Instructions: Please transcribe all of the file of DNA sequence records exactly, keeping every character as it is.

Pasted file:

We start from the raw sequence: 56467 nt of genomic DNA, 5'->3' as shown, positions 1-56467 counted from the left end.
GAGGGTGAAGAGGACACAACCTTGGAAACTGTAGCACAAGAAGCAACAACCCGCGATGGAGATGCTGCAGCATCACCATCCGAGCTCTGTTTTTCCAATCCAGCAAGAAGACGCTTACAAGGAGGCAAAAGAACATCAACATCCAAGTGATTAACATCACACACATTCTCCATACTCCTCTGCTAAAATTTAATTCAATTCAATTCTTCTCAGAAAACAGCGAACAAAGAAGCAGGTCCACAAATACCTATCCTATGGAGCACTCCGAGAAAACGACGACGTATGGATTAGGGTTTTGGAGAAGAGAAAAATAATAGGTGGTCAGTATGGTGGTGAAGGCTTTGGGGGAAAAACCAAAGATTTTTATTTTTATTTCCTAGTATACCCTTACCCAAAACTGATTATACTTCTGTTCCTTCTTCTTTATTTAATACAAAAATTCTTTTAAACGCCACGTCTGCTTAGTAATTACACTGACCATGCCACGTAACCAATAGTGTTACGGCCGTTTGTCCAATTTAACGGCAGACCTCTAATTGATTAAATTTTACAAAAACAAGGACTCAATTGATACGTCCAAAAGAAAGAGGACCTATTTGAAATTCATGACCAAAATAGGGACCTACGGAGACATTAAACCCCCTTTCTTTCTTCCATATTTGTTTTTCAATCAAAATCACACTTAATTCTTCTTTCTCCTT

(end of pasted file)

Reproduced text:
We start from the raw sequence: 56467 nt of genomic DNA, 5'->3' as shown, positions 1-56467 counted from the left end.
GAGGGTGAAGAGGACACAACCTTGGAAACTGTAGCACAAGAAGCAACAACCCGCGATGGAGATGCTGCAGCATCACCATCCGAGCTCTGTTTTTCCAATCCAGCAAGAAGACGCTTACAAGGAGGCAAAAGAACATCAACATCCAAGTGATTAACATCACACACATTCTCCATACTCCTCTGCTAAAATTTAATTCAATTCAATTCTTCTCAGAAAACAGCGAACAAAGAAGCAGGTCCACAAATACCTATCCTATGGAGCACTCCGAGAAAACGACGACGTATGGATTAGGGTTTTGGAGAAGAGAAAAATAATAGGTGGTCAGTATGGTGGTGAAGGCTTTGGGGGAAAAACCAAAGATTTTTATTTTTATTTCCTAGTATACCCTTACCCAAAACTGATTATACTTCTGTTCCTTCTTCTTTATTTAATACAAAAATTCTTTTAAACGCCACGTCTGCTTAGTAATTACACTGACCATGCCACGTAACCAATAGTGTTACGGCCGTTTGTCCAATTTAACGGCAGACCTCTAATTGATTAAATTTTACAAAAACAAGGACTCAATTGATACGTCCAAAAGAAAGAGGACCTATTTGAAATTCATGACCAAAATAGGGACCTACGGAGACATTAAACCCCCTTTCTTTCTTCCATATTTGTTTTTCAATCAAAATCACACTTAATTCTTCTTTCTCCTT